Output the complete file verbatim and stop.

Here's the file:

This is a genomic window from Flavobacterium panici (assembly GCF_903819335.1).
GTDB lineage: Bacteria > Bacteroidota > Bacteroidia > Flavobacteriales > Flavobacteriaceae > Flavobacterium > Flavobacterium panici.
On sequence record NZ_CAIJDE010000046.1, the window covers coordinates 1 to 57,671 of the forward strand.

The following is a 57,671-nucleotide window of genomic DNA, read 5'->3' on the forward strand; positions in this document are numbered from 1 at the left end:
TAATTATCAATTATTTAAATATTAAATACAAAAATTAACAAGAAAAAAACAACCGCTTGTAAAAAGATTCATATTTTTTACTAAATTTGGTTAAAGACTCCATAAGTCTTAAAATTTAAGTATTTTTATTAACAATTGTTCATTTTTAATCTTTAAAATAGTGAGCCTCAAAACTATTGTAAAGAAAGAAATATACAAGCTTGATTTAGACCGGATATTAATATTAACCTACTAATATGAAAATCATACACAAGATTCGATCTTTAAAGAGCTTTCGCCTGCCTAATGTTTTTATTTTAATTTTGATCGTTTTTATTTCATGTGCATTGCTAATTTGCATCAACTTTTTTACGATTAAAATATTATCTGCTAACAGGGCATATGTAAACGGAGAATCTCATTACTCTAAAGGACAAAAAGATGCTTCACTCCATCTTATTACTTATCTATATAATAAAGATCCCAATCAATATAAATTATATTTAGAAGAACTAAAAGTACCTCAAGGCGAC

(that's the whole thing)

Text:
This is a genomic window from Flavobacterium panici (assembly GCF_903819335.1).
GTDB lineage: Bacteria > Bacteroidota > Bacteroidia > Flavobacteriales > Flavobacteriaceae > Flavobacterium > Flavobacterium panici.
On sequence record NZ_CAIJDE010000046.1, the window covers coordinates 1 to 57,671 of the forward strand.

The following is a 57,671-nucleotide window of genomic DNA, read 5'->3' on the forward strand; positions in this document are numbered from 1 at the left end:
TAATTATCAATTATTTAAATATTAAATACAAAAATTAACAAGAAAAAAACAACCGCTTGTAAAAAGATTCATATTTTTTACTAAATTTGGTTAAAGACTCCATAAGTCTTAAAATTTAAGTATTTTTATTAACAATTGTTCATTTTTAATCTTTAAAATAGTGAGCCTCAAAACTATTGTAAAGAAAGAAATATACAAGCTTGATTTAGACCGGATATTAATATTAACCTACTAATATGAAAATCATACACAAGATTCGATCTTTAAAGAGCTTTCGCCTGCCTAATGTTTTTATTTTAATTTTGATCGTTTTTATTTCATGTGCATTGCTAATTTGCATCAACTTTTTTACGATTAAAATATTATCTGCTAACAGGGCATATGTAAACGGAGAATCTCATTACTCTAAAGGACAAAAAGATGCTTCACTCCATCTTATTACTTATCTATATAATAAAGATCCCAATCAATATAAATTATATTTAGAAGAACTAAAAGTACCTCAAGGCGAC